The sale of non-discretionary items combined with the opening of new stores saw Dis-Chem deliver double-digit growth in its first interim results as a listed company.
The pharmaceutical and cosmetics group reported a 38.1% increase in headline earnings per share to 46.8 cents, despite an 8% increase in its shares in issue since listing in November 2016.
Turnover increased 14% to R9.95 billion. “Turnover growth for the group was a result of maturing store base and the addition of 19 stores since the prior comparative period, resulting in 118 stores at August 2017,” Disc-Chem chief executive Ivan Saltzman said in a Sens announcement.
Renier de Bruyn, an investment analyst at Sanlam Private Wealth, explained that a consolidation in the domestic pharmacy market away from independent pharmacies, after legislation passed in the early 2000s allowed corporations to own pharmacy licences, is also playing in Dis-Chem’s favour. “The industry is also benefitting from structural growth drivers, including an ageing population, a higher chronic disease burden and the shifting demands of the middle class,” he added.
The group’s retail division was the main driver of growth with its turnover increasing 15% to R8.78 billion and by 8.6% on a like-for-like basis. Excluding product inflation of around 4%, real growth in retail turnover held up relatively strongly amid a weak consumer environment, largely due to the group’s product offering comprising necessities. The group’s retail division posted a pre-tax profit of R629 million.
Despite an almost 21% in wholesale turnover to R6.46 billion, the wholesale unit posted a pre-tax loss of R52 841. It increased its wholesale space to 80 123m² during the period. “Management believes that the wholesale space is fully invested and will be able to accommodate the retail and wholesale growth strategies over the next three to five years,” the group said. The unit is to use the increased retail space to increase its market share by continuing to serve Dis-Chem, increasing supply to The Local Choice franchises and serving more independent pharmacies.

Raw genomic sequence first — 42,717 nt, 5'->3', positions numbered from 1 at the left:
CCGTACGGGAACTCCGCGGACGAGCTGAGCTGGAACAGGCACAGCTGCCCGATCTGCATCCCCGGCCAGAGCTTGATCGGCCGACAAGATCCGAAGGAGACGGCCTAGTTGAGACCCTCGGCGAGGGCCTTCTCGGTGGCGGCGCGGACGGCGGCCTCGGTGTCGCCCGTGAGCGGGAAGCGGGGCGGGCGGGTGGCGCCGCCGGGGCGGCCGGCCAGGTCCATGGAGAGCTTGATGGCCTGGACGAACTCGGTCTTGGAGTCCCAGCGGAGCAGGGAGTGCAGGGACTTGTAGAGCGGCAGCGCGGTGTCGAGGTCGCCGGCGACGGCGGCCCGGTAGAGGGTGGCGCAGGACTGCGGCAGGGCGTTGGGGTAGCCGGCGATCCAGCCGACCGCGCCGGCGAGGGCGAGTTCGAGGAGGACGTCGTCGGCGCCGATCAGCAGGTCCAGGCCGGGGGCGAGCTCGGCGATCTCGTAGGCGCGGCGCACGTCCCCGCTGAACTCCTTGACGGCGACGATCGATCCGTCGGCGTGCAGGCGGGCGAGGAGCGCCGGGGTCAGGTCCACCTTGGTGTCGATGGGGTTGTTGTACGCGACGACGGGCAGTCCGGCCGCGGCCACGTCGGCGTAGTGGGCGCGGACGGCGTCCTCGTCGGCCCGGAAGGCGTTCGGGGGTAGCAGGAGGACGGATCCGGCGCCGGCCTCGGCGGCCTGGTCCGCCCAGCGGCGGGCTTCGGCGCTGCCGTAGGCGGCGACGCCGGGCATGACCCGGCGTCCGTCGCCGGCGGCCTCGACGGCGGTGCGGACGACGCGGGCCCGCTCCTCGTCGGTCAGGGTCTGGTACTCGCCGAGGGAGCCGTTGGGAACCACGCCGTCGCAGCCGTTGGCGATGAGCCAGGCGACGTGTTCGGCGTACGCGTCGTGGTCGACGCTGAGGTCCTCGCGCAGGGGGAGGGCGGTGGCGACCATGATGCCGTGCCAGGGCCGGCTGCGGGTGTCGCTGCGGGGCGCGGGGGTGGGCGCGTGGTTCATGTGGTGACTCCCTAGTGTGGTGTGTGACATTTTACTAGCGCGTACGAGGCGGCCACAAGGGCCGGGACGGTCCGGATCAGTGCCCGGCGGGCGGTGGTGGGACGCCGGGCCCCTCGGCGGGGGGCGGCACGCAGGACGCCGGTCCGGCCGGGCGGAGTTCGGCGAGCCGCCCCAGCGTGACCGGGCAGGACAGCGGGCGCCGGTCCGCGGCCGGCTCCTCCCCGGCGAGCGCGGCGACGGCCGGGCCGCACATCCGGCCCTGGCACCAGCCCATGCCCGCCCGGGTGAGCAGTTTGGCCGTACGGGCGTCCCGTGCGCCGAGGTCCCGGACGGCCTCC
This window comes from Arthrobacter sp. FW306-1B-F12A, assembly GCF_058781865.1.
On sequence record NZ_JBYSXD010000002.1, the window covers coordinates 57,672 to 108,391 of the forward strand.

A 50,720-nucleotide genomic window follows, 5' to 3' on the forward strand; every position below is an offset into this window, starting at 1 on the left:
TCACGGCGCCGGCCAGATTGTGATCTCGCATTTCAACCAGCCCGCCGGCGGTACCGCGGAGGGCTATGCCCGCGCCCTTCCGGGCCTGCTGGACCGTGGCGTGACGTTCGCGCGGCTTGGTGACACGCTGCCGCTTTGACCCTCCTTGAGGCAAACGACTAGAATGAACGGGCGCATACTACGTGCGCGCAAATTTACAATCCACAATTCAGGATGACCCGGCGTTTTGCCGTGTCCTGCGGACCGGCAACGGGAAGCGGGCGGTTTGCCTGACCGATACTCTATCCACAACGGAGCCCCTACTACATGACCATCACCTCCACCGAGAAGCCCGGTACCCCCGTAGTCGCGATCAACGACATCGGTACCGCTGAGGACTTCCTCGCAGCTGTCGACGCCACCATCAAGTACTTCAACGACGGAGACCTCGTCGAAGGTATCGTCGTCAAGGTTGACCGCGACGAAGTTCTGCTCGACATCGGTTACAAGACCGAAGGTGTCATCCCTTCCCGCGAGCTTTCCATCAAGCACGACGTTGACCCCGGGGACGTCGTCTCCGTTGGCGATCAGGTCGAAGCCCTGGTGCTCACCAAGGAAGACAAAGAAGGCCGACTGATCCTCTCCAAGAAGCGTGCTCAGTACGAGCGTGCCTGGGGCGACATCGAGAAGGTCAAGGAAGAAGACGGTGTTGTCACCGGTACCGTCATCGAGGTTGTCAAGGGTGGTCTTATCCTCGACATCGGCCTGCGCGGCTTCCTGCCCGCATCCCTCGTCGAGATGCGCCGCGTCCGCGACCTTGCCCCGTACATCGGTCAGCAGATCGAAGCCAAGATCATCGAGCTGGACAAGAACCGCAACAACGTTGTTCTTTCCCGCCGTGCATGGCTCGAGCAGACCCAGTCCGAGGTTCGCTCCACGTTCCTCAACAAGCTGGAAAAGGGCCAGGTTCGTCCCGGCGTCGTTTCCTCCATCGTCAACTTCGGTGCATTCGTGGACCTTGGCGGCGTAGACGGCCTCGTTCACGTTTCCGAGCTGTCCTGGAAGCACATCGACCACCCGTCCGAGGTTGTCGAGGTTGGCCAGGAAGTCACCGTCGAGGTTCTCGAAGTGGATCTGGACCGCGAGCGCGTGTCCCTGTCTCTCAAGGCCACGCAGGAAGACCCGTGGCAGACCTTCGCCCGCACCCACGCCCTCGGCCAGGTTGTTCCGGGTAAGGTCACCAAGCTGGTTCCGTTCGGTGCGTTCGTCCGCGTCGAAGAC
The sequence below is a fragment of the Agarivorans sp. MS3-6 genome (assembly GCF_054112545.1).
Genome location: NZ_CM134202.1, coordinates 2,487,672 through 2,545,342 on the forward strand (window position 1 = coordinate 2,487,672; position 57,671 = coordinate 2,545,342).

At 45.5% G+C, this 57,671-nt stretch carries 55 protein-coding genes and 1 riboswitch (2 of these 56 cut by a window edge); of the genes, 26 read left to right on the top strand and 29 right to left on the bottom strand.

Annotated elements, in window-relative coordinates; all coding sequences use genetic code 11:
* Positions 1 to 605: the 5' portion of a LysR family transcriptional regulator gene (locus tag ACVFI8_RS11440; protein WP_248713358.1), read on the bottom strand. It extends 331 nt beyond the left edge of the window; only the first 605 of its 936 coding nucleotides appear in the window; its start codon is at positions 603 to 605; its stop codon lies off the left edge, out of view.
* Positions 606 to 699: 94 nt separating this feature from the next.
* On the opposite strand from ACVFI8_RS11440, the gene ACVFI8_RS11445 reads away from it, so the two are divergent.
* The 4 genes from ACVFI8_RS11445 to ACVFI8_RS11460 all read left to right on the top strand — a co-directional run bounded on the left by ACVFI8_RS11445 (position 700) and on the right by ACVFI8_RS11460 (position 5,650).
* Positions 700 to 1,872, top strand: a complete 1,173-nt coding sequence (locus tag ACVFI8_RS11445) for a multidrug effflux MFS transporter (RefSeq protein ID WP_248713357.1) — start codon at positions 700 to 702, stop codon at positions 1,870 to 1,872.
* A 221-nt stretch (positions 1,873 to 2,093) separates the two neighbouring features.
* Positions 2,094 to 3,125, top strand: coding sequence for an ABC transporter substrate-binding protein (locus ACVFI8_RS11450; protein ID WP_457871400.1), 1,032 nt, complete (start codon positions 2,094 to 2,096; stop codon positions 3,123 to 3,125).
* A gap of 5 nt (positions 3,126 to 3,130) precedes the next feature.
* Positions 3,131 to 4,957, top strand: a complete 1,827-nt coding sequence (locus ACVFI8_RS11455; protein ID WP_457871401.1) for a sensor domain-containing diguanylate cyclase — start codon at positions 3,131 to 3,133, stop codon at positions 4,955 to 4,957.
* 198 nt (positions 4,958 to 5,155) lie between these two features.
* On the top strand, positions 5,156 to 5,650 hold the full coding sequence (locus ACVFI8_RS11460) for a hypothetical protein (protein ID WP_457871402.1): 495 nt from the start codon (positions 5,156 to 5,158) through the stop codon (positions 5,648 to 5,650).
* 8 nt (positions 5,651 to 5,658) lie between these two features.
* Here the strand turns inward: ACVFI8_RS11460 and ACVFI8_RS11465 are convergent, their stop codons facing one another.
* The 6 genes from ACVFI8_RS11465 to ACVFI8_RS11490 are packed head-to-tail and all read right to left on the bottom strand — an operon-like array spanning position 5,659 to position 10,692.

According to the group, expenses increased by 21% to R2 billion due to the costs associated with increasing its retail and warehouse space.
Operating profit increased by a similar margin to R700 million, with the operating margin improving from 6.3% to 6.8%.
The group posted an after-tax profit of R409 million, 37.4% year-on-year and declared an interim dividend of just over 18.73 cents per share.
Saltzman said the group expects the weak consumer spending environment to continue into the second half of its financial year and flagged low economic growth and an increase in taxes as constraints to consumer spending but that the resilient markets in which the group operates would offer some protection.
De Bruyn said attractive industry dynamics, a compelling offering and aggressive store rollout is likely to drive strong earnings growth in Dis-Chem for the foreseeable future. But he warned that high expectations have resulted in a high P/E ratio of 39, which is likely to weigh on its share price performance and make the group vulnerable to disappointment. “Unfortunately, the healthy prospects for the company is no secret, which has resulted in a high share price valuation which reduces the prospective future investment returns for Dis-Chem shares,” he said.
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